Originally created 01/25/03

Woodson, James will play Super Bowl on broken legs



SAN DIEGO -- Charles Woodson still possesses the grit of a four-time Pro Bowler, though some other things have changed.

He plays on one good leg for the Oakland Raiders; the other is held together by a titanium plate and a few screws.

Woodson and cornerback Tory James broke their legs during the season - a potentially devastating coincidence for the Raiders' title hopes. But protective plates inserted in their legs last month allowed them to play all the way to the Super Bowl.

The Raiders hope Sunday's game won't depend on their limping cornerbacks, but if it does, they say they're ready.

"I was going to do whatever it took to stay in the game," Woodson said. "I know I'm not back to where I need to be, but I'm doing well enough to be out there. I wasn't going to give up and go on (injured reserve) unless I broke both my legs."

It's been a trying season for Woodson, who made the Pro Bowl in each of his first four NFL seasons. The Heisman Trophy winner from Michigan was an elite cornerback almost from his first pro game, but he hasn't been able to stay healthy during the Raiders' run to a division title and his first Super Bowl.

He missed five games earlier this season with a broken right shoulder, and he broke his leg in the Raiders' win over the Jets on Dec. 2. He missed three games, but after seeing how quickly James returned following surgery to insert the plate, Woodson had it done on Christmas Eve.

He was back for Oakland's playoff rematch with the Jets on Jan. 12.

"It hurts. It's frustrating," Woodson said. "But there's only one game left, and I can find a way to get through. I'll be fine."

He appeared strong in the Raiders' first playoff game, but the Tennessee Titans exploited his injury in the AFC title game. Woodson was hit with two pass-interference calls, including a 34-yarder, and he was dusted by receiver Drew Bennett on a touchdown catch in the first quarter.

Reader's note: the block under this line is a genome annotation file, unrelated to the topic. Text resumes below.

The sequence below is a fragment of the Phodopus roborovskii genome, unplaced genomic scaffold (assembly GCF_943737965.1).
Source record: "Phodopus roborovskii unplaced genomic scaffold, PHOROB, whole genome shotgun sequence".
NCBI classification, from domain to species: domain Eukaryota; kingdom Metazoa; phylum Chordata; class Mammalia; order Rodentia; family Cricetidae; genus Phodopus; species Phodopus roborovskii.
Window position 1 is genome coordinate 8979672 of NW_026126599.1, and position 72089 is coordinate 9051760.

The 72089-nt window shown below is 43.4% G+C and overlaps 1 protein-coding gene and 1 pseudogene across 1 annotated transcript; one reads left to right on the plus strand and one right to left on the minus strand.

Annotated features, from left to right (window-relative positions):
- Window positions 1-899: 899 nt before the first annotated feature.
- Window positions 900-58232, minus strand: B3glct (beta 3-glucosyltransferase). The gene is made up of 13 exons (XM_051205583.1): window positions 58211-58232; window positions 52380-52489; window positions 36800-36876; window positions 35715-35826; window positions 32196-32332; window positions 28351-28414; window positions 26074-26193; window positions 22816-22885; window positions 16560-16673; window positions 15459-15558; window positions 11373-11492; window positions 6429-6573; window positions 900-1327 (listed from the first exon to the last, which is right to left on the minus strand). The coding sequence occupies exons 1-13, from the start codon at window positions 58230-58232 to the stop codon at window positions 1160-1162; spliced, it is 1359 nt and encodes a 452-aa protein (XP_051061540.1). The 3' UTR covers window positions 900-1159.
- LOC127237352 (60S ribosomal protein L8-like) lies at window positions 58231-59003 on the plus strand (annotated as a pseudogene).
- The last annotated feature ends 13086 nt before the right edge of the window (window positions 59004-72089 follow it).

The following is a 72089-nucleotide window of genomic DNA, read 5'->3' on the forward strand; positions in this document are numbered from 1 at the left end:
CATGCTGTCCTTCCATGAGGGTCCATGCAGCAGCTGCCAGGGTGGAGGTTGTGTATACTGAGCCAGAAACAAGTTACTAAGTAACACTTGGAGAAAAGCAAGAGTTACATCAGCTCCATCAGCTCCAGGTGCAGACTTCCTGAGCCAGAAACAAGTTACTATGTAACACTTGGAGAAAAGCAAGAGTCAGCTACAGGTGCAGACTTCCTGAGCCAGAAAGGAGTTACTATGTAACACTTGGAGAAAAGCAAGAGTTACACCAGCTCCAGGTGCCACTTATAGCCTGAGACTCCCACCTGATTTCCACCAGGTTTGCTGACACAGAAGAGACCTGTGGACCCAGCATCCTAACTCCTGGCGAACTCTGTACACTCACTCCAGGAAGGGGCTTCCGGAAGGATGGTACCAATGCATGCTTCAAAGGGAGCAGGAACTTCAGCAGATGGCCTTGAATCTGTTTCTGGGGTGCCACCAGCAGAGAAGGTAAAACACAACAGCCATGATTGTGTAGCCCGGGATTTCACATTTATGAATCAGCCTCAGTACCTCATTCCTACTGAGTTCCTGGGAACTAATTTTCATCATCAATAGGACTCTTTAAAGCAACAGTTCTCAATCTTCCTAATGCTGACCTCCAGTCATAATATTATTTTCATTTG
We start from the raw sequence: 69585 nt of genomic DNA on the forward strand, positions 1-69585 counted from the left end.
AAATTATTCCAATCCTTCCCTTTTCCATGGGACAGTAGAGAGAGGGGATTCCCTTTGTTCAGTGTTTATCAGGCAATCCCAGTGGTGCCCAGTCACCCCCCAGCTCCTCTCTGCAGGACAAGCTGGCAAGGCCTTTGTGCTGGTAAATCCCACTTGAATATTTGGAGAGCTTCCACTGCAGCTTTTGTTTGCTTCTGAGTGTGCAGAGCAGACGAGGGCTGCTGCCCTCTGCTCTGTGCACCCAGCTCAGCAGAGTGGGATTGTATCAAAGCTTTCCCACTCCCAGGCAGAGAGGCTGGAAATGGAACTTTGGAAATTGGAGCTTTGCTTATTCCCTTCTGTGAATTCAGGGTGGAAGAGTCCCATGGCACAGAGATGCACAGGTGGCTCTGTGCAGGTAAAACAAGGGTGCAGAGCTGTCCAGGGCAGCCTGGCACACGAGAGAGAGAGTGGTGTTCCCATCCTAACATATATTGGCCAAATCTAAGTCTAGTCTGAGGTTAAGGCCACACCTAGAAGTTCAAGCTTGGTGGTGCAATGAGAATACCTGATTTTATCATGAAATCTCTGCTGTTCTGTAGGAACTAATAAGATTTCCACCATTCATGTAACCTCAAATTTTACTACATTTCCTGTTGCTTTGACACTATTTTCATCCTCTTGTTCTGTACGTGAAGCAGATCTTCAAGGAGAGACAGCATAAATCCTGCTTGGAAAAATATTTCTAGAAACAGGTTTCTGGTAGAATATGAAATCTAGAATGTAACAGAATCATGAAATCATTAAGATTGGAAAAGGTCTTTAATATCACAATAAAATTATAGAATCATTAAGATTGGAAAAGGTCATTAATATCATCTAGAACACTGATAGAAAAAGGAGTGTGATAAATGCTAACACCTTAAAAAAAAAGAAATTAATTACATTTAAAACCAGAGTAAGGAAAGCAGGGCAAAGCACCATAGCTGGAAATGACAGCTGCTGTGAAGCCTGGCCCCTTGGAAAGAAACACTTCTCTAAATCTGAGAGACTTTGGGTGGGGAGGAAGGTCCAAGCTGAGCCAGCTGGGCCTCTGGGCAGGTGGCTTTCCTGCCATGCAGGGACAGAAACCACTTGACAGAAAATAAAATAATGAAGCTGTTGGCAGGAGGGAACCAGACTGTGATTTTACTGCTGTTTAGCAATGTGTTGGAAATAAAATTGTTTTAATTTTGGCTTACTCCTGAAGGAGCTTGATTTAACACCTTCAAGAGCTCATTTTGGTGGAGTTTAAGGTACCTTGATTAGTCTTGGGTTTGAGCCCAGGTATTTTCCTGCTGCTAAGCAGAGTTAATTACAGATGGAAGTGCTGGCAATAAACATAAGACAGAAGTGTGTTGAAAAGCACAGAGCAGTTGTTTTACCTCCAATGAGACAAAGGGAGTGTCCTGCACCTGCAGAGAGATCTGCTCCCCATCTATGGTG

"It's a concern, but we think they're both in good enough shape to keep playing," Raiders defensive coordinator Chuck Bresnahan said. "It's one of those things that you hope won't become an issue. If we didn't think Charles could compete, we wouldn't have him out there.

"Charles Woodson at less than 100 percent is better than a lot of people at 100 percent, you know."

James missed two December games and played sparingly in a third following his surgery on Dec. 9, but he started both playoff games. When Woodson is healthy, most opponents attack James' side of the field. But while Woodson still appears to be hobbling, James seems closer to full strength.

"We have a great training staff, and I think the doctors did an amazing job with both me and Woodson," James said. "We wanted it enough to be in this game. When they told me it would be a one-to-three-week injury, I couldn't believe it."

The Raiders desperately need Woodson and James in the lineup. Defensive back Phillip Buchanon's promising rookie season ended when he was put on injured reserve with a broken left wrist, and Oakland's depth in the secondary has remained thin ever since. Journeymen Terrance Shaw and Clarence Love back up the starters.

Oakland doesn't allow its team doctors to talk about injuries, but titanium implants allow more weight to be carried by the bones. They work best on stable fractures that would normally be treated with a cast or a boot.

The plates often are permanent, but they're usually not big enough to set off airport metal detectors.

"Charles and Tory are able to do most of the things we require of them," said Garrett Giemont, the Raiders' strength and conditioning coach. "We keep them fresh during the week. They're completely focused on the games right now."